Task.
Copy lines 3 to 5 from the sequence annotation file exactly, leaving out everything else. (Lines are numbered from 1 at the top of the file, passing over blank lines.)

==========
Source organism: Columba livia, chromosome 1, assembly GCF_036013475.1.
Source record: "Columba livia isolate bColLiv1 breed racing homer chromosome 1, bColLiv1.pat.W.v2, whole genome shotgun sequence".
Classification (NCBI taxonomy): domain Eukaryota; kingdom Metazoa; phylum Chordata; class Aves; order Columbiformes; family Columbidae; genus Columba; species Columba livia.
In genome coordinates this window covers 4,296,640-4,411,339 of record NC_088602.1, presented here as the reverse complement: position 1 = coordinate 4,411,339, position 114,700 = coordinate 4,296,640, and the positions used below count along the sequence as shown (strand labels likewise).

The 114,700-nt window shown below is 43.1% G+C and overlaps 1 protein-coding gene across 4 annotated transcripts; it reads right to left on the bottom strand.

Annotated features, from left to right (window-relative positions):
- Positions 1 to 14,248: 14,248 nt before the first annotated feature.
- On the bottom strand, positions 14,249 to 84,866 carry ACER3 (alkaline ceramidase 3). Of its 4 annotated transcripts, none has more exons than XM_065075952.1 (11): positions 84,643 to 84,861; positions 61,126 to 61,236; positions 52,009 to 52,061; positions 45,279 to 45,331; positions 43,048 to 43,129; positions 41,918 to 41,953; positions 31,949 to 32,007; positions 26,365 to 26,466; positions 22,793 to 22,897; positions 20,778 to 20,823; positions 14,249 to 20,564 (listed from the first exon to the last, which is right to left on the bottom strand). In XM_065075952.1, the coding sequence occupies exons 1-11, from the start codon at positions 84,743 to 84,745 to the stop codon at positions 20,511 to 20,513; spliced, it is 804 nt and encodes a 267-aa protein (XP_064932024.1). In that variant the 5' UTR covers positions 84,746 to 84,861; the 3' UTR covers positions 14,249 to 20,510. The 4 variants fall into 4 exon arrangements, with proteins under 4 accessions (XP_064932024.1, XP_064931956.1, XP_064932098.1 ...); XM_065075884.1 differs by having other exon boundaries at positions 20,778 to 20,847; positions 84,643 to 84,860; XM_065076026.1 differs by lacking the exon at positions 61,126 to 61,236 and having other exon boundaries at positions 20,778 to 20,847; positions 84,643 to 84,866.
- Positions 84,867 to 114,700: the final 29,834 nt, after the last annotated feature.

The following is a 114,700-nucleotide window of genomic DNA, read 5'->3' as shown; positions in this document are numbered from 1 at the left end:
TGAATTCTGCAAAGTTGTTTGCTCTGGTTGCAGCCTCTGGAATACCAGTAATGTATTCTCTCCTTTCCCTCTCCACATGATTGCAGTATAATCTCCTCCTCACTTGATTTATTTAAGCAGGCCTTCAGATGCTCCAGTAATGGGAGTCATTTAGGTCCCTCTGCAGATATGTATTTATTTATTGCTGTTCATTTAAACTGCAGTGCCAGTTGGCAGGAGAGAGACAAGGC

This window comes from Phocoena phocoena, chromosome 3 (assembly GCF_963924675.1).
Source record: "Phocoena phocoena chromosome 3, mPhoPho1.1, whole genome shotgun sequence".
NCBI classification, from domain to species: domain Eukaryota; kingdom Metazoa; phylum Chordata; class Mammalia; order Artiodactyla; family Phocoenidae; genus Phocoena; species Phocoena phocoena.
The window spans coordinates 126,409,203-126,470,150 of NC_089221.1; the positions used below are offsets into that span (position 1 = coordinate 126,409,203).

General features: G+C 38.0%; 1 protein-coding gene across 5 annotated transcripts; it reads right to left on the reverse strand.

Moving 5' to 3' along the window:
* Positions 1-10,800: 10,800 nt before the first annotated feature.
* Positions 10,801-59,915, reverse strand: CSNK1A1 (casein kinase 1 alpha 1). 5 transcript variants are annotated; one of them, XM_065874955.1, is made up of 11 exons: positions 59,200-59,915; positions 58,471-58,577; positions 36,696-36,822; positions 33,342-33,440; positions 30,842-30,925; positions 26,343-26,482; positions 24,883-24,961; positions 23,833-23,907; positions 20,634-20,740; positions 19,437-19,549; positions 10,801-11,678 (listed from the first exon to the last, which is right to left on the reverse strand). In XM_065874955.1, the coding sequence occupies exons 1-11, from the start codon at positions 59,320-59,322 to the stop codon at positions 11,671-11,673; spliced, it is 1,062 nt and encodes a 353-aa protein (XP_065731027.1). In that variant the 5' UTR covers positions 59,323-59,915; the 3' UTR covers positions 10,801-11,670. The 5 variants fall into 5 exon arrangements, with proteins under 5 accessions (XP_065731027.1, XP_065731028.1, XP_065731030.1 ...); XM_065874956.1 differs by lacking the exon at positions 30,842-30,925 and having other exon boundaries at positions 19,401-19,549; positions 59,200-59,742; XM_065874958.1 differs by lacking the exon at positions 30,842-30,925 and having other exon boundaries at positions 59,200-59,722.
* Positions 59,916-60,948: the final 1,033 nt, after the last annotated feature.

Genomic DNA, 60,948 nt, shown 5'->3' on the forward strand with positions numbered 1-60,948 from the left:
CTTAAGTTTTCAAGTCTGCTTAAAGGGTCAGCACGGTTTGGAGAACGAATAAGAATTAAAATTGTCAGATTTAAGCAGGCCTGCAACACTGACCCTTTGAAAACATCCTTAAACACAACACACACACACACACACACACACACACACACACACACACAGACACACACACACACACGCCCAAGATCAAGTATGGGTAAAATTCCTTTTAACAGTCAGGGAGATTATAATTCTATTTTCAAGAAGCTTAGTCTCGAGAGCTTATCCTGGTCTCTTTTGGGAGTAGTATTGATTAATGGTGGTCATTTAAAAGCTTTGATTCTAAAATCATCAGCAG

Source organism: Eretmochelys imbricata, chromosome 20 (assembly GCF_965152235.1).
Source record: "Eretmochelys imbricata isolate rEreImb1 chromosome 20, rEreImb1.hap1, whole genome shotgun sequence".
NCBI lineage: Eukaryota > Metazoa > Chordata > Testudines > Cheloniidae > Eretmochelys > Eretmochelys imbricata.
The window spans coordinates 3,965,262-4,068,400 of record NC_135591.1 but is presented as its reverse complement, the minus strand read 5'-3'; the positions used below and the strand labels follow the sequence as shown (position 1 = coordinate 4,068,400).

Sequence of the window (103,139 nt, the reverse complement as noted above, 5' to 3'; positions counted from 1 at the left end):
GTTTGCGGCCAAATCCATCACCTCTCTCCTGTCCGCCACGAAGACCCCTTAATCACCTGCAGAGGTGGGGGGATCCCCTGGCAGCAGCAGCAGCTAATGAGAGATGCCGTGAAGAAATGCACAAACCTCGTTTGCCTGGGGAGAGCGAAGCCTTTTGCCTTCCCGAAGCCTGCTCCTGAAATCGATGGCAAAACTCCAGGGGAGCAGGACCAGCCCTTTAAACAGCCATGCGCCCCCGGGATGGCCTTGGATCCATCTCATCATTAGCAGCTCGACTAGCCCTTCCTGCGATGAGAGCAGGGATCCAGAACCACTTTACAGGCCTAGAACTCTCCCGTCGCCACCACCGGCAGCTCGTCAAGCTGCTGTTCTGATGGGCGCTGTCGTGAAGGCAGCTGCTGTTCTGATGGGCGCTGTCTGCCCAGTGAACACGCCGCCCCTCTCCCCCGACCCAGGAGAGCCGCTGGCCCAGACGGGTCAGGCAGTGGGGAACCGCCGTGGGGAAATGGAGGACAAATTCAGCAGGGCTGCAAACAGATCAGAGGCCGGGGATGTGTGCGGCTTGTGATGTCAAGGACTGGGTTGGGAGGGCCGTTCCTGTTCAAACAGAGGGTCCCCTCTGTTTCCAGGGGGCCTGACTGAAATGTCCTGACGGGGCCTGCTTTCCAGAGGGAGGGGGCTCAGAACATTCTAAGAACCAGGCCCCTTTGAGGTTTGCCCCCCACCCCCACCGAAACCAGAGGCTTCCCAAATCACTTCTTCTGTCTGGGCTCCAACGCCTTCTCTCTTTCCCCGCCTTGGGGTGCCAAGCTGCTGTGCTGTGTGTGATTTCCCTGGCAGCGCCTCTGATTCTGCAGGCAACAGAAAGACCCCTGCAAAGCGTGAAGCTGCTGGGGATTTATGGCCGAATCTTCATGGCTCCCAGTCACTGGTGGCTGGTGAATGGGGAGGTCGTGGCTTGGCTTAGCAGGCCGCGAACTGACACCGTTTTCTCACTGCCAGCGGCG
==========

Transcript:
Classification (NCBI taxonomy): domain Eukaryota; kingdom Metazoa; phylum Chordata; class Aves; order Columbiformes; family Columbidae; genus Columba; species Columba livia.
In genome coordinates this window covers 4,296,640-4,411,339 of record NC_088602.1, presented here as the reverse complement: position 1 = coordinate 4,411,339, position 114,700 = coordinate 4,296,640, and the positions used below count along the sequence as shown (strand labels likewise).

The 114,700-nt window shown below is 43.1% G+C and overlaps 1 protein-coding gene across 4 annotated transcripts; it reads right to left on the bottom strand.